** It is implied/said that Ethan did suspect Jim when he saw him (On the train, Ethan says "before London, but after you took the Bible from the Drake hotel in Chicago", when Jim asks when Ethan figured it out.), but he presumably played along throughout the scene. It may be that Ethan's imaginings of Jim being the killer were shown where they were for audience convenience, that Ethan knew in general, but only worked out the details in the scene, or that Ethan had worked out some details before, but only nailed them down during that scene.
* When they were in the Black Vault, why didn't Ethan just knock out the technician? The door would probably have muffled the sound of him falling and he would have had time to get everything.
** Because they're trying to steal the NOC list without leaving a trace that they were even there and what they were after (the IMF are ''covert'' agents, after all). It's such sensitive material that Ethan doesn't let Luther and Kreiger know what they're stealing until he's already stealing it. There's also another person stationed right outside the room, and descending from above is not exactly prime position to get a clear blow; that's too much risk considering any alert to their presence puts the entire vault into lockdown and presumably inescapable. They're trained to be ghosts, as Kittridge put it earlier, so it would make sense that they would try to take the list without confrontation or detection (aside from the security guard they had to incapacitate when their cover was blown). It would also be pointless to knock out Donloe before he got to the vault and try to double as him with a mask, because part of the entry system was a retinal scan, which they couldn't fake with their limited resources.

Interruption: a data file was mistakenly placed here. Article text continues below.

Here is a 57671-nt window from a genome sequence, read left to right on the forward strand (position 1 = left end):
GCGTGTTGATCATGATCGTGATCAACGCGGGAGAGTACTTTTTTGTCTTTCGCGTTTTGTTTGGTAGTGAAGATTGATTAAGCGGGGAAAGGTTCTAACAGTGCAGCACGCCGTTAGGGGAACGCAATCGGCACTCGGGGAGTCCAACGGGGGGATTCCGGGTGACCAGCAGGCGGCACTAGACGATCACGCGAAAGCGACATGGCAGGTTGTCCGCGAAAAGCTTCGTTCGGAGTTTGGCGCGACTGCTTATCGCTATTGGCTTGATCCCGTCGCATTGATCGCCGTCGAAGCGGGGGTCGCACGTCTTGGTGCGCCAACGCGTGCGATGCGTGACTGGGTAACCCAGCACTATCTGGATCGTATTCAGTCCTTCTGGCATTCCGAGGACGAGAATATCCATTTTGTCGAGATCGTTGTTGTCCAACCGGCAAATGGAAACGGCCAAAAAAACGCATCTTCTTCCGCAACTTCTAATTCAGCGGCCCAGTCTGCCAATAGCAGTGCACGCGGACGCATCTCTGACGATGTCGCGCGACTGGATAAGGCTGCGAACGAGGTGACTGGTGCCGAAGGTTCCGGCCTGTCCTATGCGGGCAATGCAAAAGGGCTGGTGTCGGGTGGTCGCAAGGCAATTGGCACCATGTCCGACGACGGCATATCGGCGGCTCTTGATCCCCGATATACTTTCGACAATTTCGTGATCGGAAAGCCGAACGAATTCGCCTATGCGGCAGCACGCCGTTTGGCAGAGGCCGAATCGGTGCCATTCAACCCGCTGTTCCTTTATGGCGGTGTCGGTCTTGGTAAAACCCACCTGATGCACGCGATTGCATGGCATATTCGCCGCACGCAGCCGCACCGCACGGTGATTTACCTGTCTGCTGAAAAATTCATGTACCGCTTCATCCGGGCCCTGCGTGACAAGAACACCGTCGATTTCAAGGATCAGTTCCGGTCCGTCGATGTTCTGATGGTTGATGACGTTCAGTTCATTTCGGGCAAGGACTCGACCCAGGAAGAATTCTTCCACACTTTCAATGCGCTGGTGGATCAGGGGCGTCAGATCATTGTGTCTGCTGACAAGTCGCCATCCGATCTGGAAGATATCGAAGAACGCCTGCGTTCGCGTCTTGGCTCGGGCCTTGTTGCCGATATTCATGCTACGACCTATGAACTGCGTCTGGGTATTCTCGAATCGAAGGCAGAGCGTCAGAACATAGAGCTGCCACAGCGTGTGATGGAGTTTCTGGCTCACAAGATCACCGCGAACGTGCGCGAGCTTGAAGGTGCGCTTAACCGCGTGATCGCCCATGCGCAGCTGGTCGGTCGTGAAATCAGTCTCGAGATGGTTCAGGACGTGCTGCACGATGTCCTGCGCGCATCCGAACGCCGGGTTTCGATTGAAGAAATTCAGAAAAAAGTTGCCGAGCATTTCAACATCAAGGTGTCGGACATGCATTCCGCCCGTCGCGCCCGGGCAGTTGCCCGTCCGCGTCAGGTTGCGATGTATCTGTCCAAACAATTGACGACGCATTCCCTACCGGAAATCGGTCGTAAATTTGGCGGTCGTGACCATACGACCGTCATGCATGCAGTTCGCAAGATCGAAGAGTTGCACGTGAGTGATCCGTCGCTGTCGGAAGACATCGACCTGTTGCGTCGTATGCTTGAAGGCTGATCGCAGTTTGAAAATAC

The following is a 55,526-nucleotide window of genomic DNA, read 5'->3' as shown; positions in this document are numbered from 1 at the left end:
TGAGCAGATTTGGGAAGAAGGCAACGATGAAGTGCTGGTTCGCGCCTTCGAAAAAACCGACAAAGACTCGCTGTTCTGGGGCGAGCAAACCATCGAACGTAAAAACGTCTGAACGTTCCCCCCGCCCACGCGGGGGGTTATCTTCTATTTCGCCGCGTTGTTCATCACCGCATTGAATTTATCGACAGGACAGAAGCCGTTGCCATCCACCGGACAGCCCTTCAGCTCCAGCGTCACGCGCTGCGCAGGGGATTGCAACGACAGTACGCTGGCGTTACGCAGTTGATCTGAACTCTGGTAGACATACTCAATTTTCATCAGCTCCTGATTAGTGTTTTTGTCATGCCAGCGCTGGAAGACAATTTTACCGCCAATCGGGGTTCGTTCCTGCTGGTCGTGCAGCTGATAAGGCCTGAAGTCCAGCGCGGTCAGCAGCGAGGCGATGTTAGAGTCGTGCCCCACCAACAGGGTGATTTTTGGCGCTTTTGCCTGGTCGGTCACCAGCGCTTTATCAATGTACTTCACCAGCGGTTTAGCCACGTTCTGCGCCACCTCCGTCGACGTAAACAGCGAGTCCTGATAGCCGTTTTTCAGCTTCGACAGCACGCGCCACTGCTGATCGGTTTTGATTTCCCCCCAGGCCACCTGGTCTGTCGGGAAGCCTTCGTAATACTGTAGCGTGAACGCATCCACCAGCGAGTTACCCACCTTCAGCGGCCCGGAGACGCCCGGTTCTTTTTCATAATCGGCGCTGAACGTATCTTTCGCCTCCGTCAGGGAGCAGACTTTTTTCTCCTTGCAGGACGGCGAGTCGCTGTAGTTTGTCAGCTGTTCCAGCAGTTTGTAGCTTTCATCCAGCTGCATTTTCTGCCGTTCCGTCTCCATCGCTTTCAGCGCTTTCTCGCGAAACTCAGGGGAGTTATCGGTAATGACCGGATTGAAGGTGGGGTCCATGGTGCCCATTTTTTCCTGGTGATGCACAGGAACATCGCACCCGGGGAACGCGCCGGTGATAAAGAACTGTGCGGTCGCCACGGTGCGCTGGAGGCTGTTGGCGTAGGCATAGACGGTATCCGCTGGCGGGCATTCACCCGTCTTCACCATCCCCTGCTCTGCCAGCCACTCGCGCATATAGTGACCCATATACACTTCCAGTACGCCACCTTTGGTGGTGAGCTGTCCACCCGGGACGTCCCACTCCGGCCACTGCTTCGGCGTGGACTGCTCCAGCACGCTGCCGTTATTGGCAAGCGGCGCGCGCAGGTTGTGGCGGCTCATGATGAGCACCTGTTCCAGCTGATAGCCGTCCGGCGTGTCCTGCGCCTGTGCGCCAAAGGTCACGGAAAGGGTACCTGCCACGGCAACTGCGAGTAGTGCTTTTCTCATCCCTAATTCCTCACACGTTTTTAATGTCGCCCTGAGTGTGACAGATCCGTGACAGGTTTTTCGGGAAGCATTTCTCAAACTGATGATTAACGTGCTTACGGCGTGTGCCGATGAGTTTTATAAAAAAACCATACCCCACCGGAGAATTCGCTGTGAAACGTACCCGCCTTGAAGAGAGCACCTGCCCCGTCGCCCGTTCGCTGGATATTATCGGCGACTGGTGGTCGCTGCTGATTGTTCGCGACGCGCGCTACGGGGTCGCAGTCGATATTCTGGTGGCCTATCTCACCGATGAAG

* Why doesn't the Vault have a motion sensor? One that would turn on when Donloe left the room (like the floor sensor?)
** This is addressed on the YMMV page. The room was already ridiculously secure, at some point even the IMF has to say "Enough." And even if it had a motion sensor, Ethan and crew would have just found some way around that too, since that was the point of the scene. Saying "Why didn't the room have-" would just lead to an ever-escalating game of cat and mouse that would take up three hours to play out and still not satisfy everyone who would think "Well why didn't it have this one extra thing that would have caught them?" It's sort of the equivalent of hearing that [[{{WesternAnimation/Futurama}} the dark matter tanker had its 7000 hulls torn through and asking why they didn't build it with 7001]].